This is where we have a paradox in nutrition: research shows that fasting can help with weight and fat loss, and yet research also shows that one of the best ways to lose weight is to stabilise blood sugar levels by eating little and often (every 3 hours)… How can that be?! Unfortunately, nutrition is one of those areas where you can have two totally conflicting, yet both evidence-based, conclusions.
That’s when it becomes important to look at that evidence and examine its validity... which is when we discover that most of the research on intermittent fasting was done on men and post-menopausal women (because the complexity of our hormones makes women of child-bearing age too ‘complicated’ to include in clinical trials). It’s not just intermittent fasting research that this applies to, but that’s a post for another day!
If you are experiencing a lot of stress in your life at the moment, high cortisol levels, or approaching/reached burnout, then doing something that raises cortisol even higher is probably not going to be good for you right now.
While cortisol is not inherently ‘bad’ (without it we wouldn’t be able to get out of bed in the morning) and some really healthy and important things raise cortisol levels (like intense exercise), if you're struggling with your cortisol anyway, you really don’t want to be doing anything to aggravate the situation. It doesn’t mean you can never exercise or fast again, it just means that now is perhaps not the best time, and you want to work on healing your body and reducing excess stress before you bring those things back into your life.
In short, if you have a period, I would definitely not recommend fasting in the second half of your cycle (if you don’t know when that is, or if you have a hormonal imbalance, I would say: 'just don’t fast, period' (no pun intended)). I also wouldn’t recommend fasting to anyone struggling with their cortisol levels/with high stress, or anyone with blood sugar issues.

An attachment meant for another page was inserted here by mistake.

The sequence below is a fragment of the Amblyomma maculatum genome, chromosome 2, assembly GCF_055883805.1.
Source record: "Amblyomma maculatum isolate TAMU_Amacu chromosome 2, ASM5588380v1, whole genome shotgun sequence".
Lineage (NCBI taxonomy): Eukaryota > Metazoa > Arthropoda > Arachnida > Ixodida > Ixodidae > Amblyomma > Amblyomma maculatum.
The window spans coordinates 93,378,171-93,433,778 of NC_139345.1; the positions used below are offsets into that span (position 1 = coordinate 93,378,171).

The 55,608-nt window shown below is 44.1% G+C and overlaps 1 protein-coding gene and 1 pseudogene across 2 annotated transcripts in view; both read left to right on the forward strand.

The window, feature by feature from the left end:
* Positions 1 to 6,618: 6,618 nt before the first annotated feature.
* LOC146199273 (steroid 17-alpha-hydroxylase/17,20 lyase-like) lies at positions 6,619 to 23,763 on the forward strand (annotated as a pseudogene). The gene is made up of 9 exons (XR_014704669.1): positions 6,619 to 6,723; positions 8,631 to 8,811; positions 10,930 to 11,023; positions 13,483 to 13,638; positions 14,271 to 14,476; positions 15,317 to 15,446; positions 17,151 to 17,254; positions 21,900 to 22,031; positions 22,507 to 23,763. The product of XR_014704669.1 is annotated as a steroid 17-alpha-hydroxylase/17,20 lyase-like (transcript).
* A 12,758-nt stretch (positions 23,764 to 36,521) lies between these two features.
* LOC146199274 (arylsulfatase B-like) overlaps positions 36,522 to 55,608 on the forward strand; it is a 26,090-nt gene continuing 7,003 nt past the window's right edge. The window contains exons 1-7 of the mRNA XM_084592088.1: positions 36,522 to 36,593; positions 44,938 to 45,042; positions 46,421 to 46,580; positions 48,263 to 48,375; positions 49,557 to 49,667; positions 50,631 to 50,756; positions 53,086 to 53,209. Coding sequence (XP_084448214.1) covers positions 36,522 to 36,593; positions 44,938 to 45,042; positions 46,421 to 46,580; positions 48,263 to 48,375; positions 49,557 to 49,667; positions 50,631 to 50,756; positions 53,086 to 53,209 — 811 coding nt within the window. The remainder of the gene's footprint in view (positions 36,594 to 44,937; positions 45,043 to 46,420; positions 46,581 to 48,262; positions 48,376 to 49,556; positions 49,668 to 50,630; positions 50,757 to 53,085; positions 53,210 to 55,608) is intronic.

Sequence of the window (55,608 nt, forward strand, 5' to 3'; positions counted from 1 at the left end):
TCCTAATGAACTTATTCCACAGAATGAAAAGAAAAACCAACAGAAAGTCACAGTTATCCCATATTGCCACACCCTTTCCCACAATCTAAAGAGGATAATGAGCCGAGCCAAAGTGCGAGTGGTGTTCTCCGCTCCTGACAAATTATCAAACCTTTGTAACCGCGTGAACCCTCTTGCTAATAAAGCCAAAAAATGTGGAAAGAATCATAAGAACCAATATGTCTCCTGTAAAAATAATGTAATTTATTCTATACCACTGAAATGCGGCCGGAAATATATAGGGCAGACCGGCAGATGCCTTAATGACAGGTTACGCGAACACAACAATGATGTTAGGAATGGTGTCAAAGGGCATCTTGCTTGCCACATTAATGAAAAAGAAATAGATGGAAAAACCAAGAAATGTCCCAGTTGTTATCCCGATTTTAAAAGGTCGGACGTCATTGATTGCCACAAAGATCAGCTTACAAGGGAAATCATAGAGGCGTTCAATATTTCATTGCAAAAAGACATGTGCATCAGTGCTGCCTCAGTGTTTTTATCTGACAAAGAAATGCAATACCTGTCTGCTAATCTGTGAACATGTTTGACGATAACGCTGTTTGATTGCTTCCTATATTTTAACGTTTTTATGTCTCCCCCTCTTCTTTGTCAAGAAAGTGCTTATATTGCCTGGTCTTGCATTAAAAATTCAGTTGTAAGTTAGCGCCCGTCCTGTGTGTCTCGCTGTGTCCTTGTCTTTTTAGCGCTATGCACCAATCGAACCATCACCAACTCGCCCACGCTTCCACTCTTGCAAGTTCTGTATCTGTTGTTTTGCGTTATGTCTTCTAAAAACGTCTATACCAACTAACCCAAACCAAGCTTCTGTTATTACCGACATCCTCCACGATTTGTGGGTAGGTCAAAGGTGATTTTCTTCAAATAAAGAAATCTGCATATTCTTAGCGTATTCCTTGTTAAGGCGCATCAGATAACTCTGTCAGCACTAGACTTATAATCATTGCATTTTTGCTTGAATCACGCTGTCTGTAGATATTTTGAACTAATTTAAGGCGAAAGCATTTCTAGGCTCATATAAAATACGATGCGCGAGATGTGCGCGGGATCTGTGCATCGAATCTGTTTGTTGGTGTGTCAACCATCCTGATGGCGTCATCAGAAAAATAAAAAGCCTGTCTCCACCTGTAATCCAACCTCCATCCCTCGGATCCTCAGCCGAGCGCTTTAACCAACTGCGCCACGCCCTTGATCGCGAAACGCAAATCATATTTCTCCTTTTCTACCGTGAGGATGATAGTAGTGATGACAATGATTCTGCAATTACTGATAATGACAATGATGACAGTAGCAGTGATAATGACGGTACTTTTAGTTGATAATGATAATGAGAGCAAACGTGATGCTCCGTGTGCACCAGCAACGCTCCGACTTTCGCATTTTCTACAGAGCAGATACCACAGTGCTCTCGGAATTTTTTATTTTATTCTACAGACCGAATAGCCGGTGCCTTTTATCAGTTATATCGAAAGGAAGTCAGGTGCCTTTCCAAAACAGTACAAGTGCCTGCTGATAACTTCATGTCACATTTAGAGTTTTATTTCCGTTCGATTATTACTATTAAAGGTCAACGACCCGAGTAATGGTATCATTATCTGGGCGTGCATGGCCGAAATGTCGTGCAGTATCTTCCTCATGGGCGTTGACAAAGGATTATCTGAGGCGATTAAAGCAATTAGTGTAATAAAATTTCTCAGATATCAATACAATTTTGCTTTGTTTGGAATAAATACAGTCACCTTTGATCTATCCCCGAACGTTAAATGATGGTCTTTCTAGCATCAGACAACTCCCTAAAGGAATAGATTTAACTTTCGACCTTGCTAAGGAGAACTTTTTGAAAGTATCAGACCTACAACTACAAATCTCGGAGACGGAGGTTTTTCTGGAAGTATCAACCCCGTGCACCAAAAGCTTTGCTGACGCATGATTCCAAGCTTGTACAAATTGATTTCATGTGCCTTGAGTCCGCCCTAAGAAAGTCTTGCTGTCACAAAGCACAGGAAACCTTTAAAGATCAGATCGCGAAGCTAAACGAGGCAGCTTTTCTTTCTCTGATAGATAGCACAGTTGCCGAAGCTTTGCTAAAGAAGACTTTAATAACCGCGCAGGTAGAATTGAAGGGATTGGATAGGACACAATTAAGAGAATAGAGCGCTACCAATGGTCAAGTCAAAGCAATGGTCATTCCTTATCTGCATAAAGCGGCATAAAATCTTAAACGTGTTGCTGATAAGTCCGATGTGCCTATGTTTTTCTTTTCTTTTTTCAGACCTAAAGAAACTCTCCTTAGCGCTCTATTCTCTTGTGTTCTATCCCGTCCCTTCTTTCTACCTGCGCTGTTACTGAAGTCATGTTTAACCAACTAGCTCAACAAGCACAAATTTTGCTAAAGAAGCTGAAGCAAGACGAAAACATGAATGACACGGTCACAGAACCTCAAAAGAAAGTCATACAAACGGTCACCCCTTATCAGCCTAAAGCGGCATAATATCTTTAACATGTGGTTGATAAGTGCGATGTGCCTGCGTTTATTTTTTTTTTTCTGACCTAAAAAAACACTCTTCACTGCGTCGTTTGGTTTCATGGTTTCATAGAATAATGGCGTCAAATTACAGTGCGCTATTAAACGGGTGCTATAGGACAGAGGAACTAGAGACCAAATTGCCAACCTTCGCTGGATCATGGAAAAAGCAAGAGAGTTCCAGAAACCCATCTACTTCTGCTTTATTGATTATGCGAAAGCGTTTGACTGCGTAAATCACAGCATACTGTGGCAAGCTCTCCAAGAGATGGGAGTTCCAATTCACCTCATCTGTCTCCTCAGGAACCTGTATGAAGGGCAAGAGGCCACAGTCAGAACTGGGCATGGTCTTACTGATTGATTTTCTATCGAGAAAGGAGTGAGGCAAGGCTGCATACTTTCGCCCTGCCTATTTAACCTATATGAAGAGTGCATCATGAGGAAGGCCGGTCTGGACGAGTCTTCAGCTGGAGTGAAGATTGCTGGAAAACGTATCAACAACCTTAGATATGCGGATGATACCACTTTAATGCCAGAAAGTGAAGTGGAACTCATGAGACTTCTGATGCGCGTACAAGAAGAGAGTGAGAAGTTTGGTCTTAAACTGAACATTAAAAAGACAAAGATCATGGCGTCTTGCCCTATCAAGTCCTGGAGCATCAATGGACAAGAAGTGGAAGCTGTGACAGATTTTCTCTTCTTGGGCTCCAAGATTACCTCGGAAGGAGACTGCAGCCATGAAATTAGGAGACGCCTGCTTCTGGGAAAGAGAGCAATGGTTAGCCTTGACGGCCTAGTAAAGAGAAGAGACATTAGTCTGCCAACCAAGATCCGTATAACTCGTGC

If you have a period but would really like to do IF (maybe you tried it before and it really worked for you) AND you track your cycle (and have a regular cycle!), then I would only recommend fasting during follicular and ovulatory phases (i.e. the first half of your cycle), not the second half of your cycle. But please note that some experts, such as Alissa Vitti, don’t recommend that any woman with a period fasts for more than 12 hours, no matter which phase of the cycle she’s in. It’s up to you to decide what works for you and feels good for your own body.
If you no longer have a period (i.e. are post-menopausal), then by all means try intermittent fasting (under the guidance of a qualified coach or health professional) to see if it helps you lose weight, clear brain fog, and generally feel good. Limiting your eating to a 10-hour window (such as 9am to 7pm) may be enough to see benefits. But I’d also recommend trying the opposite for a while too – eating little and often (every 3 hours) – to see if that helps you lose weight and prevent mood swings (etc.) by stabilising blood sugar levels. You could try 3 months of IF, then 3 months of the opposite (or vice versa) and note the results. It’s about getting to know your own body and what works for you.
Some further caveats: fasting is definitely not suitable or recommended if you are pregnant or breastfeeding. It’s probably also not going to be helpful to someone with a history of restrictive or disordered eating (unless they have worked through these issues with a professional and are under guidance the whole time whilst trying it).
A reminder that, as women, we can’t make blanket statements about what’s healthy or not for us. Things will change throughout your life (and even throughout the month!). So, tune in to yourself and your own body. Ask her what feels good. That’s the greatest source of knowledge you can find.
If you're looking for more personalised advice and tips for weight loss or healthy living, book in for a free consultation with me today.
Have you tried fasting? Did it work for you? Share your experiences in the comments below!